Any Port in a Storm

Heysham Port signI’m baaaack.

Did you miss me? A combination of work, study and shortage of finances has conspired to keep me off the rails since my epic trip to Cornwall in the Spring. However, I was back out on the line today for what will be (I hope) one of several trips between now and the end of the year.

I clattered out of Lime Street aboard a Northern Rail diesel, swapping it at Wigan North Western for a Pendolino with a distractingly cute train manager. He can punch my ticket any day…

Northern Rail network mapAhem. My goal was the Lancashire coast and Heysham Port railway station. This tiny station is at the end of a line from Morecambe, which is itself at the end of a short stub of track from Lancaster. It’s a branch from a branch. Just one train a day makes the short run from Morecambe to Heysham Port and back, to connect with the ferry to the Isle of Man.

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Styal Icon

Photo of Styal station platform sign“How much is it to Northwich?”

“How much do you want it to be?”

My bus driver was a comedian. Marvellous. I eventually negotiated a fare of £2 and sat down for an enjoyable 20-minute ride through country lanes and small villages.

The number 48 is an infrequent rural bus service, making just five return trips a day between Frodsham and Northwich. It looked like the sort of bus which has “regulars”, who get on the same bus every day and probably sit in the same seat. I took a seat near the back, probably occupying someone else’s usual spot. I’m sure I got scowled at by at least one other person who got on.

I arrived in Northwich with plenty of time to get the next train, which was fortunate as, unknown to me, the railway and bus stations are some distance apart. A brisk walk across town ensued, but in the end I arrived in plenty of time for my train. The plan was to take a train from Northwich to Manchester Piccadilly, then onward to my next destination, Styal.

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Acton Stations

Photo of station nameboard for Acton BridgeI wish I could have recorded the noise made by the booking office clerk at Aigburth station when I asked for a Cheshire Day Ranger. It’s hard to describe, but was a sort of “ooh” – not, “ooh no, I’m going to have to search through 15 different menus to find it on my ticket machine,” but, “ooh that’s an interesting ticket I’ve never heard of.”

Having successfully acquired my ticket, I set off for Liverpool South Parkway for an onward connection to Crewe. My goal was Acton Bridge, a small Cheshire village with a small station to match.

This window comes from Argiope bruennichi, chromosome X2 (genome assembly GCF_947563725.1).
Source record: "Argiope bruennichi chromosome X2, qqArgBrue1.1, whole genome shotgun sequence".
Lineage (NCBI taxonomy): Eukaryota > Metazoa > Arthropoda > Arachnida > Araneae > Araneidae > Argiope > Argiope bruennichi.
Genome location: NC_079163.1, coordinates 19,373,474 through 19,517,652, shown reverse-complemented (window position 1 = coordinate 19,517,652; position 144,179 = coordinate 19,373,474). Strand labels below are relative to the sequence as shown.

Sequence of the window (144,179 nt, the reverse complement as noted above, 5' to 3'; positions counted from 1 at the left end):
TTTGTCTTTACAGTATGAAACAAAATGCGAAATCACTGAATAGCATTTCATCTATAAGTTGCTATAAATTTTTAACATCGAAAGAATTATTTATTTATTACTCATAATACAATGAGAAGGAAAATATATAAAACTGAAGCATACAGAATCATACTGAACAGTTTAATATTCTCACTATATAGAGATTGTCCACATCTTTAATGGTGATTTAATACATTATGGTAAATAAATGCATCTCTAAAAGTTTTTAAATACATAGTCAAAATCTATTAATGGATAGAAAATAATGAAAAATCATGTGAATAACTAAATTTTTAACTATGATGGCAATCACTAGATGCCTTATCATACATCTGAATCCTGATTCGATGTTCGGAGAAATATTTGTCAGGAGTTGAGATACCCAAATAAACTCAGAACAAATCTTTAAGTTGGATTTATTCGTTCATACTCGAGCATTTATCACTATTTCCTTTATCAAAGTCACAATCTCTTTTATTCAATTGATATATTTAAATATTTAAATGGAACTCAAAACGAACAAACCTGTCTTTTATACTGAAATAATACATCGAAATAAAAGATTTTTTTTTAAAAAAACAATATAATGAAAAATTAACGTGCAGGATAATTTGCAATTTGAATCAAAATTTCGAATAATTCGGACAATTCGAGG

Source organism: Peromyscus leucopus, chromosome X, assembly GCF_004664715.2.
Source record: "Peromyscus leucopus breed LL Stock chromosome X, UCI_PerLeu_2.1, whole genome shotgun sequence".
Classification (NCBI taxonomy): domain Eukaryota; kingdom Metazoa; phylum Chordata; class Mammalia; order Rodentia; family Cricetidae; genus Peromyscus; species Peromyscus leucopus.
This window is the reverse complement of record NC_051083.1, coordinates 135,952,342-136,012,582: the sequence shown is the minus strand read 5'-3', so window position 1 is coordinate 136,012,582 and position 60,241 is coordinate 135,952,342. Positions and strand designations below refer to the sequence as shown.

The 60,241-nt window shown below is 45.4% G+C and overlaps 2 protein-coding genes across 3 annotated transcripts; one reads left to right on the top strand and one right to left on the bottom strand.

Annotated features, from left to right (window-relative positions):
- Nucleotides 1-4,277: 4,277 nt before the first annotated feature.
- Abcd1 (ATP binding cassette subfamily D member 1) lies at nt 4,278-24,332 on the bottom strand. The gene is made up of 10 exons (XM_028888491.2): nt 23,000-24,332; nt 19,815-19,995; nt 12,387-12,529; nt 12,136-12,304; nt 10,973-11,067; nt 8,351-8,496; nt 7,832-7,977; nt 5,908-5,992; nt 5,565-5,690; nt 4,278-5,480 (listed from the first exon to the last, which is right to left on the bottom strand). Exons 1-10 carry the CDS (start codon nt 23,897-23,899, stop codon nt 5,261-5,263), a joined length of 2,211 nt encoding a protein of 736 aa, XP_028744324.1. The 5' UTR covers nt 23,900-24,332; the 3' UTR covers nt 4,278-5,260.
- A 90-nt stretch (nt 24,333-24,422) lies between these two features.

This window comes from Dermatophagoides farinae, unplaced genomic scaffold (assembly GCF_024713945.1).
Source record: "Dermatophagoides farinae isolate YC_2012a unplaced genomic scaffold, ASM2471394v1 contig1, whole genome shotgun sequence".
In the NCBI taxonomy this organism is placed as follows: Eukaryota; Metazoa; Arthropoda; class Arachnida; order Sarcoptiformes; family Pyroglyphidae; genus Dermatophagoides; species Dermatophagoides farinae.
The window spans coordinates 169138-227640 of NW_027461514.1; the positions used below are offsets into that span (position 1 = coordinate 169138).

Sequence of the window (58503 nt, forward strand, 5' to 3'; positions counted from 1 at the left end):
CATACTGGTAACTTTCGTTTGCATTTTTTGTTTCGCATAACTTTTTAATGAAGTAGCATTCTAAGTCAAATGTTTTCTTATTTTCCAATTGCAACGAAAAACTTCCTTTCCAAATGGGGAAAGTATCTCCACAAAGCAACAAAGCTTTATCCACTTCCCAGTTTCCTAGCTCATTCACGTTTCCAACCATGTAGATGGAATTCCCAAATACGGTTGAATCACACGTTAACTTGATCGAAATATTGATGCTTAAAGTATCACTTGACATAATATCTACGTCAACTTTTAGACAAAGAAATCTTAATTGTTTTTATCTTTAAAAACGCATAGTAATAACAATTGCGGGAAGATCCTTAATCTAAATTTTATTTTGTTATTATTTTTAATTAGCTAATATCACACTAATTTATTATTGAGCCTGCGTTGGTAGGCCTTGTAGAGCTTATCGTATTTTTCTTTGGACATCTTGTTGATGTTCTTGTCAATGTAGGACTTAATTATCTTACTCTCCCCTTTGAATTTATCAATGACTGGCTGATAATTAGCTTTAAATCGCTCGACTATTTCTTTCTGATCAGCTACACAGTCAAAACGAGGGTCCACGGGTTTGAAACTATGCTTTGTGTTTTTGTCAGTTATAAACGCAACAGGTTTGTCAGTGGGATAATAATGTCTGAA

This is probably going to be my last Station Master trip this year. Autumn brings with it short days and wet weather, as well as those pesky falling leaves that make train travel so unpredictable. However, I decided to go out for one last hurrah, an ambitious trip to bag a few more (relatively) local stations before going into hibernation. I like to keep my audience interested. Also, I didn’t want to leave the phrase “FUCKING CUNT” floating at the top of my blog for the whole winter.

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Photo of Salwick station sign“Sorry, I’ve turned the hot chocolate machine off.”

That was the reaction from the apologetic staff member at the coffee kiosk at Preston station. I found it slightly bizarre that they would start to switch off the equipment at around 3.30pm when the platforms were still teeming with passengers – especially when the server directed me to a rival café at the other end of the platform and told me to give my money to them instead. These are the sort of decisions that make sense to people in distant head office.

Having finally tracked down a chocolatey beverage, I took a moment to study the timetable for my next destination: Salwick.

Photo of Salwick timetable poster showing trains at 0700, 0802, 1202 and 1602

I am already a compulsive nail-biter, but this section of the trip had me nervous enough to chew off my entire fist. I was about to get on board the 1602 to Blackpool South, which would drop me off at Salwick at 1609. My return journey from Salwick to Preston (the last train of the day) was due to depart at 1615. Therefore I had just six minutes to grab my pictures and get back to the train. If I dawdled, I would find myself stranded in the village, facing either a hefty taxi bill or the prospect of camping outside the British Nuclear Fuels plant overnight.

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